business

Buyer closes the week with losses after receiving "bad news" from China

Buyer closes the week with losses after receiving "bad news" from China

With a fall of 0.74%, copper was closed on Friday at the London Metal Exchange (LME), trading at US $ 2,6997 per pound, compared to US $ 2,71747 on Thursday and the US $ 2,67211 on Wednesday.

The red metal slows down the three successive increases recorded this week after the publication of data on the economy of the main buyer of the national raw material. China's economic momentum weakened again in August and tested the authorities' nerves as they prepared for a possible new round of trade talks with their American counterparts.

The impact of commercial tensions remains the most important factor in the price of copper, which despite the above increased the average for the month to US $ 2.67461, while the following year fell to US $ 3.02536. The future three-month rate on his part ended at US $ 2.70568 per pound, with a negative variation of 0.81% compared to Thursday (US $ 2.72791).

News from China

Growth in fixed assets in China slowed in the first eight months of the year at the slowest pace since at least 1999 and infrastructure investment grew by only 4.2 percent, the weakest growth since the beginning of the year. data series in 2014. This indicates that the policy to speed up these expenditures takes time to take effect despite the fact that industrial production was sustained in August and the retail sales were accelerated.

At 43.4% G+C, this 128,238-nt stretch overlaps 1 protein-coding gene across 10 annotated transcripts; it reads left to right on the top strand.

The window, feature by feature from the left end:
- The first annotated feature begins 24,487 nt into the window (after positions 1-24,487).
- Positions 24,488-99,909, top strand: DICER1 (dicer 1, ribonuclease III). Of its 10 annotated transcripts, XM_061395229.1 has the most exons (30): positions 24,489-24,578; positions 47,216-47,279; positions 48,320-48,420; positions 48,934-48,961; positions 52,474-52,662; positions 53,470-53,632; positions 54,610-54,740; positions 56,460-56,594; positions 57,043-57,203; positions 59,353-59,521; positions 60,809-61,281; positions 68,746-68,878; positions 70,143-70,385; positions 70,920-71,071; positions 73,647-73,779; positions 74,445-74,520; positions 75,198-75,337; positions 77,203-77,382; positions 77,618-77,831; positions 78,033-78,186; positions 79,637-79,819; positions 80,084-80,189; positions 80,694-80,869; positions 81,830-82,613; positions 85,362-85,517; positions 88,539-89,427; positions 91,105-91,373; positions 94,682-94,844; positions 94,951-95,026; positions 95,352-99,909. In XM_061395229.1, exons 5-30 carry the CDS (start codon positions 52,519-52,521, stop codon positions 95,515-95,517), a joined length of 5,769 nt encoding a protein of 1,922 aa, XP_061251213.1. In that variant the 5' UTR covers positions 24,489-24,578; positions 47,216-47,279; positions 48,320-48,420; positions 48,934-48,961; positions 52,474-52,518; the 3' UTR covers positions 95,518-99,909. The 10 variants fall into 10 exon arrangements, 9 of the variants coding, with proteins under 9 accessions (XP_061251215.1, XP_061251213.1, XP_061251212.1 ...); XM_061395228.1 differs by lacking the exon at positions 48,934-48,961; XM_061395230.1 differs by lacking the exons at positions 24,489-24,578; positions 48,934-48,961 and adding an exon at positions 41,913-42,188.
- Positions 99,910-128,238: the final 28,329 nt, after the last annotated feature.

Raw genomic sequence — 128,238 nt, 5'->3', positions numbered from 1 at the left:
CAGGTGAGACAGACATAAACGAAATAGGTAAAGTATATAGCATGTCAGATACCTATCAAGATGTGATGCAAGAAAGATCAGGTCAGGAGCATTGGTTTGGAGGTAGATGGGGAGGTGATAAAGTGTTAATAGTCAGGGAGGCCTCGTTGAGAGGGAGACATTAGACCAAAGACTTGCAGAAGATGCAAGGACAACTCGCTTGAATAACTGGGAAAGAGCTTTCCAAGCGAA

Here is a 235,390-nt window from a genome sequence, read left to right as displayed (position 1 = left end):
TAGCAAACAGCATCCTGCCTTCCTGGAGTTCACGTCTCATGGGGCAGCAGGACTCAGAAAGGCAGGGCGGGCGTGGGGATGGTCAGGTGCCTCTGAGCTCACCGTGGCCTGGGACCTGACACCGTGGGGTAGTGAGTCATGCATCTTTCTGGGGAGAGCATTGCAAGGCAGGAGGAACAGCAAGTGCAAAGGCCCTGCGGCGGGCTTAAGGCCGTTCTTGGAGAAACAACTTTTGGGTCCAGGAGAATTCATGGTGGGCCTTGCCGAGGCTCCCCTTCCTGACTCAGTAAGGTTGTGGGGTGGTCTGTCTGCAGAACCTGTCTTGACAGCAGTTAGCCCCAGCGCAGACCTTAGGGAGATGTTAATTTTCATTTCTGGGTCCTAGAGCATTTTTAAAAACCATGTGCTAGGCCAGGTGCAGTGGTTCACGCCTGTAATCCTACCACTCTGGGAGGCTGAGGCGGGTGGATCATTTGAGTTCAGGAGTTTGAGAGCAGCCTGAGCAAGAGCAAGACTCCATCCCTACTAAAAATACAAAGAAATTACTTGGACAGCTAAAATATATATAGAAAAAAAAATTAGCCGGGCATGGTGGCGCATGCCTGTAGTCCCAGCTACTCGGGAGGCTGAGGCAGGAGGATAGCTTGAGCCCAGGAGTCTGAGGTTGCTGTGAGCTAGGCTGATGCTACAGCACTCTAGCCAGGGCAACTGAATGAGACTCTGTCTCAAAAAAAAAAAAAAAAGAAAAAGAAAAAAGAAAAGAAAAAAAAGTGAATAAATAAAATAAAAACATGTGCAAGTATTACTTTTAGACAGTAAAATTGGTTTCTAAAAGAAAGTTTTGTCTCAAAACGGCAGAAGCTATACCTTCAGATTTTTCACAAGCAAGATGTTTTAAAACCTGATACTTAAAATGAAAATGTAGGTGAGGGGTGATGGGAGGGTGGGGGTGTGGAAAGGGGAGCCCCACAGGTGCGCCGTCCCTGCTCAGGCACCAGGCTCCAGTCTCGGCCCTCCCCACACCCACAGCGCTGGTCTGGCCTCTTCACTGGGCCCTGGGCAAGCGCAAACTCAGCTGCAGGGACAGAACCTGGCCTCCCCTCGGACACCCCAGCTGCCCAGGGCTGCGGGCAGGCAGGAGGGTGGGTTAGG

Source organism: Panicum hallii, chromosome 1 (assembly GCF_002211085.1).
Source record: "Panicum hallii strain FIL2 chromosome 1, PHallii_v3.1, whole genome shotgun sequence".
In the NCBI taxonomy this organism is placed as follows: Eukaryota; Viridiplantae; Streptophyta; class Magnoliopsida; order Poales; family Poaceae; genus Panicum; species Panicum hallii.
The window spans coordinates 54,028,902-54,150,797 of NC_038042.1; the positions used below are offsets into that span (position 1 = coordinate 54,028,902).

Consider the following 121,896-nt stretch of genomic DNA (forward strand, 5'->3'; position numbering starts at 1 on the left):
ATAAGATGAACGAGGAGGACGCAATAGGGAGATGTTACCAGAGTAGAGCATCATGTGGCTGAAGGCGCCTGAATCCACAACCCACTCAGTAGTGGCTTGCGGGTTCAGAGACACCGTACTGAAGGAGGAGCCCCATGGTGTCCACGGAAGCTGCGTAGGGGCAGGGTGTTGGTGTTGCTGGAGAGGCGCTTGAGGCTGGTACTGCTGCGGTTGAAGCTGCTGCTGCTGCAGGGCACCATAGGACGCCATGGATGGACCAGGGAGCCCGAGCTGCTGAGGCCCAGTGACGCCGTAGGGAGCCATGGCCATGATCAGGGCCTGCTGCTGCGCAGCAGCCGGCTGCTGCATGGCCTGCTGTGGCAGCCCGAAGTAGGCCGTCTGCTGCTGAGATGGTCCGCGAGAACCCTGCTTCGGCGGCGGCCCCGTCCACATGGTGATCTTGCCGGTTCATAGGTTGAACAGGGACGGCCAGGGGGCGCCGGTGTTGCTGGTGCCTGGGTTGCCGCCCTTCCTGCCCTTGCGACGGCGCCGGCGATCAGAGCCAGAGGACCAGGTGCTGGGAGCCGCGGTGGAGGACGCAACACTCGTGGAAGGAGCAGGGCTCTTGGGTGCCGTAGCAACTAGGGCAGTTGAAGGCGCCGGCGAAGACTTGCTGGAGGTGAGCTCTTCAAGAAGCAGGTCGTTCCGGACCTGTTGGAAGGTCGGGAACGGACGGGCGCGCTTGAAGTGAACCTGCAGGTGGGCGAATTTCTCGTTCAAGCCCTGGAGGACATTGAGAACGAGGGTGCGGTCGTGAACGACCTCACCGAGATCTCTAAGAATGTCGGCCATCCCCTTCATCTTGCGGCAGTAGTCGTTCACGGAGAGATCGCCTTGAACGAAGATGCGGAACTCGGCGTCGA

A slowing economy is weakening China with a view to possible new trade negotiations that both parties are evaluating, contributing to the risk of further delays if US President Donald Trump imposes tariffs for another US $ 200 billion. Chinese products. Trump used Twitter yesterday to provoke China in connection with the alleged weakness and tweeted that the fall of its stock market indicated that the country is under pressure to reach an agreement.

"It is not a desirable position to enter into new trade negotiations with the US," said Katrina Ell, an economist at Moody's Analytics in Sydney. "The data on China's activity in August confirm that the economy is still on a growth path and that the pace may be slowing somewhat faster than the authorities wanted."

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